If you’re a business owner, would you like to know which country your business is licensed to conduct business in?
If you conduct business in multiple countries, would you like to know the rules of engagement for continuing to do so?
If you set up your head office in a global financial center hoping and expecting it would act as a gateway to conducting business across an entire continent, would you like to know if that was a good investment?
If you live in the United Kingdom and you own a business, you are dealing with all of these questions. In fact you’ve had this uncertainty hanging over your head since June 23, 2016. The day when the Brexit vote took place.
The deadline for the UK to complete its exit negotiations from the European Union is at the end of March. On Tuesday of this week the British Parliament voted against the last and final negotiation between the UK and the European Union on the terms of its exit.
So we really have no idea what Brexit actually means. We don’t know what it means for U citizens who currently reside in the United Kingdom. We don’t know what it means for British nationals who reside in continental Europe. We don’t know what it means for goods and services that are crossing the English channel. Further complicating matters is the fact that Ireland has chosen to remain within the European Union. There is no hard customs border between the Republic of Ireland and Northern Ireland. This means that for the time being the Republic of Ireland represents a giant back door into the United Kingdom.
Many North American companies had set up their European headquarters in London or other cities in the United Kingdom. This has facilitated communications with English as a common language, and has provided companies with a highly educated and skilled talent pool.
Here’s the problem that I see with the entire Brexit fiasco. The vote to exit the European Union one by a very narrow margin. It was less than 1%. In the day that followed the actual vote, it was disclosed that the pro Brexit movement had falsified projections and mislead the public on the benefits of departing the economic union with Europe.
After having experienced the steep and dramatic economic fallout over the past three years, it is not at all clear whether the UK population remains in favor of leaving Europe. If a second referendum were held today, I believe a vote to leave Europe would be defeated.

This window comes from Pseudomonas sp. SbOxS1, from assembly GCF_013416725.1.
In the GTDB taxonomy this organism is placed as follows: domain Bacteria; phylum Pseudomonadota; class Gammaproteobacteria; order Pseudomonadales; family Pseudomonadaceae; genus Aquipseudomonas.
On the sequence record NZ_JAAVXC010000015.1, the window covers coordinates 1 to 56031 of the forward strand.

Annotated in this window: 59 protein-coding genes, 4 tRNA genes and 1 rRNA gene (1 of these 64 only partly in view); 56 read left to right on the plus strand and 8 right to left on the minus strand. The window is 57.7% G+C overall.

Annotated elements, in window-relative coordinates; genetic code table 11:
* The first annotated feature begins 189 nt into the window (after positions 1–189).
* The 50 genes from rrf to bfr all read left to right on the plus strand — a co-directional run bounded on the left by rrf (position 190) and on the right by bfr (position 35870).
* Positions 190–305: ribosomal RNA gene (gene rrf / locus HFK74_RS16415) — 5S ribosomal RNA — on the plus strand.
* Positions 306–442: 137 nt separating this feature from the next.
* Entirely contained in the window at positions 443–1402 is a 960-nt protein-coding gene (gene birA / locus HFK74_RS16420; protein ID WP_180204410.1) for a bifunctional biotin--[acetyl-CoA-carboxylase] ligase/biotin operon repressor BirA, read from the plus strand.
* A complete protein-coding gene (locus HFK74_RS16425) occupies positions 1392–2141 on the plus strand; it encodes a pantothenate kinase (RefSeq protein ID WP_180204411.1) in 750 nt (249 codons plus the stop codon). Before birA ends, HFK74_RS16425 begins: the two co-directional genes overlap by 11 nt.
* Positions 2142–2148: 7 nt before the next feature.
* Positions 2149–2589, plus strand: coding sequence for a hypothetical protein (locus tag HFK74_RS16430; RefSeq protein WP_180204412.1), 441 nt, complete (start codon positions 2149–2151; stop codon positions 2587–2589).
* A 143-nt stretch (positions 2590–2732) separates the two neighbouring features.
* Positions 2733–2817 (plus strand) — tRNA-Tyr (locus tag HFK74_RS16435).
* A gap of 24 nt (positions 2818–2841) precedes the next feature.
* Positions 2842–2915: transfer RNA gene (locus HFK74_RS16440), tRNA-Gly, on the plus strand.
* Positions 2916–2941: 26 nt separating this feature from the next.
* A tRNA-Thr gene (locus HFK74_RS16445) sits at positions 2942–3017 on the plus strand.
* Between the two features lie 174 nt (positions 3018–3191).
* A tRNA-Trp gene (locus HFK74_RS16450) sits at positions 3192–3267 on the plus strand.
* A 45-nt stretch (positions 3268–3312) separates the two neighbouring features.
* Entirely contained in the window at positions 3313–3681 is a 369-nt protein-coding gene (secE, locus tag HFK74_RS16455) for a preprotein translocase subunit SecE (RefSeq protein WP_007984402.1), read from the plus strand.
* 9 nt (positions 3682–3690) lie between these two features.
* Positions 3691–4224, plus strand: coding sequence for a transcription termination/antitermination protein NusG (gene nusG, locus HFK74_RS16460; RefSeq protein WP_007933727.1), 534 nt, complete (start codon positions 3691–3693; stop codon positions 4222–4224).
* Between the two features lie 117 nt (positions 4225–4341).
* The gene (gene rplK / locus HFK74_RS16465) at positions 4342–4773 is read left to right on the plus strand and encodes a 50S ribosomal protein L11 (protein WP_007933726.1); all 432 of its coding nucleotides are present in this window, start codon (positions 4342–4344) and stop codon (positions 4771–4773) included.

So here again we have a political stalemate. The UK is still scheduled to leave the European Union with Ireland remaining. The terms of the exit are unclear. Prime minister may survived a non-confidence vote. But both exit agreements negotiated with European Union were resoundingly defeated by the British Parliament.
EU officials have said that the current negotiations represent the best and final offer from Europe.
London lost 93,000 in population in 2016, and 106,000 in population in 2017. In fact over the past 14 years, London has lost approximately 1M in population. I mean think about that. It’s a huge number. The only other city that I can think of that has experienced a similar loss of population is Detroit. We know what that has done for Detroit. It’s been an absolute disaster.
Since the Brexit vote, real estate prices in central London have dropped an average of 10%. Remember, that’s an average. Many properties have been converted from owner occupied to rentals. The last time I was in London, most of the old homes in central London had been converted into guest houses or hotels.
One thing I can say for sure is that London has not attracted new investment in nearly 3 years. In fact, there has been a marked period of disinvestment. At some point it will represent an opportunity for new investment.